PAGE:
BILLINGS- Montana’s 341st Missile Wing at Malmstrom Air Force Base in Great Falls is responsible for 150 launch facilities across Montana.
It’s a historic and complex program with national security interest, and some are suspecting it’s the reason a Chinese surveillance balloon was seen floating above the state this week.
“I’d like to find an answer for why it's hanging over our area,” Lewistown lawmaker Dan Bartel said Friday.
Bartel is a state senator representing a district in Fergus County, an area with some of Malmstrom’s missile sites.
The Department of Defense has referenced these critical zones in its media briefings on the balloon in recent days. Meanwhile, the Department of Defense has been making plans for a massive overhaul of the nuclear missiles scattered across the state.
The upgrades are something Bartel is familiar with because 50 of those missile locations are in Fergus County.
He says the upgrades were set to start in 2025. Now that’s been pushed back, and talks about upgrades with the Air Force suddenly became radio silent.
“We’ve been told that the project has been pushed out. It’s been pushed out two years,” he said. “They are having some redesign issues with the missiles themselves.”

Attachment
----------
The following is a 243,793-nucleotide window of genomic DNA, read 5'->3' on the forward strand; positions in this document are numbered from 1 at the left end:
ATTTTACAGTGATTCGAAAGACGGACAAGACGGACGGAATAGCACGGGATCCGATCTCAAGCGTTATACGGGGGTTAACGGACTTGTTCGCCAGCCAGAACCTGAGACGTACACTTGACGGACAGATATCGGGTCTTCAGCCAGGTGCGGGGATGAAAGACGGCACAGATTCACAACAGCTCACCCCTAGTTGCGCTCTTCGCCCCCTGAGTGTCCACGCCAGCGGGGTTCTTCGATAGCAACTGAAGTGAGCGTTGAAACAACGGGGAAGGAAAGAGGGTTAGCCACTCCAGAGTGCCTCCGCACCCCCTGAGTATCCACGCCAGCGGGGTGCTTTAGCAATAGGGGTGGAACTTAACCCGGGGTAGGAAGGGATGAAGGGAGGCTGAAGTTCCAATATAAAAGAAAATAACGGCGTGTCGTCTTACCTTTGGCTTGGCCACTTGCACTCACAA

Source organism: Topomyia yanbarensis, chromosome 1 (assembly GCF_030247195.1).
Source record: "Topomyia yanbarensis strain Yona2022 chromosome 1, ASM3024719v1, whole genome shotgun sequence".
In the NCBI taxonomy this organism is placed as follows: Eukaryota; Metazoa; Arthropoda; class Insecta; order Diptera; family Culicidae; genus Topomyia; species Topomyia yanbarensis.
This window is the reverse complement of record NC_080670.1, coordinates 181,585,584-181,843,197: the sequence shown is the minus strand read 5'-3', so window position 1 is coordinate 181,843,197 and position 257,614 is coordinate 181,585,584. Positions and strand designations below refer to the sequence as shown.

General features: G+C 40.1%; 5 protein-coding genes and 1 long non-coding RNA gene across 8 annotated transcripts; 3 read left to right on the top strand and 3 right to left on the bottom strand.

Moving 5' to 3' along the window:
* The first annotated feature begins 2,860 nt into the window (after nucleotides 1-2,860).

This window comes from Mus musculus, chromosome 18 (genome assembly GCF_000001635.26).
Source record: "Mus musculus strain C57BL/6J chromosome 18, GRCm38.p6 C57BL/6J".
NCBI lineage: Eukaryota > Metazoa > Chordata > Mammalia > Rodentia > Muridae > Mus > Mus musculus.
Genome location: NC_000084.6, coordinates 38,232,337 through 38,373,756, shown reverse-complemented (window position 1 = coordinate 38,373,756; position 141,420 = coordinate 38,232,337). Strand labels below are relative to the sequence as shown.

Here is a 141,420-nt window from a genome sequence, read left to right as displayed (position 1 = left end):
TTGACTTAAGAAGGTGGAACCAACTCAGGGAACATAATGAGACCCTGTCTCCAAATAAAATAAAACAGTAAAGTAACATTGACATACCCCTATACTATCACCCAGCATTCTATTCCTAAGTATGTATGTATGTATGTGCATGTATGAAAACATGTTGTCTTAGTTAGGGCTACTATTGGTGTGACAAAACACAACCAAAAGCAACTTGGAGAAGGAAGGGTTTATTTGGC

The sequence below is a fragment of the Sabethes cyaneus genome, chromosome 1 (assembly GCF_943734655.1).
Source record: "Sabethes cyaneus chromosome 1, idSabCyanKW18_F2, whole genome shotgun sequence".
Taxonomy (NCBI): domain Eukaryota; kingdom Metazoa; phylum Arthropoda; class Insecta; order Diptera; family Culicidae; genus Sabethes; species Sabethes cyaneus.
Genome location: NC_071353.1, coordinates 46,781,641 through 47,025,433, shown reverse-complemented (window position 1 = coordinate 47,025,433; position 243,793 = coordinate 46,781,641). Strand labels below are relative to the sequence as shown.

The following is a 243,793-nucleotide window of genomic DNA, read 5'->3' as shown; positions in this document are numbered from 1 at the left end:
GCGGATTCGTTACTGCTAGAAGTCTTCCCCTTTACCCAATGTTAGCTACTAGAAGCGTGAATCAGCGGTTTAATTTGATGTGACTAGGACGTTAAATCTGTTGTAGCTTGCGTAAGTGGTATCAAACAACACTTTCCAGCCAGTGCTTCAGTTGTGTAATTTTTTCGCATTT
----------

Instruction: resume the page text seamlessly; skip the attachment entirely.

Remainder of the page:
The sites are spread across a 13,800-square-mile missile field that covers parts of eight counties: Cascade, Chouteau, Fergus, Judith Basin, Lewis and Clark, Meagher, Teton and Wheatland.
The project will replace the aging Minuteman III intercontinental ballistic missile system.
“The missiles have been around since the '60s so now they are being upgraded to the new technology,” said Bartel.
It includes the complete renovation of all 450 existing missile launch facilities, and the construction of two dozen new missile alert facilities all over the northwest, including Malmstrom Air Force Base, Minot Air Force Base in North Dakota, and F.E. Warren Air Force Base in Wyoming.
Bartel says the presence of the military in town has been a big boom for the local economy and helped maintain county roads.
But when the construction starts for the missile upgrades, the town will grow even more.
"First estimates are there would be about 1,500 new people during construction moving in and around these missile areas,” he said.
Bartel said he hopes they can put permanent infrastructure in place for the Lewistown workforce hub so that after work is completed, it can be converted for community uses – whether housing or something else.
But as for the suspicious Chinese balloon, Bartel and others want answers.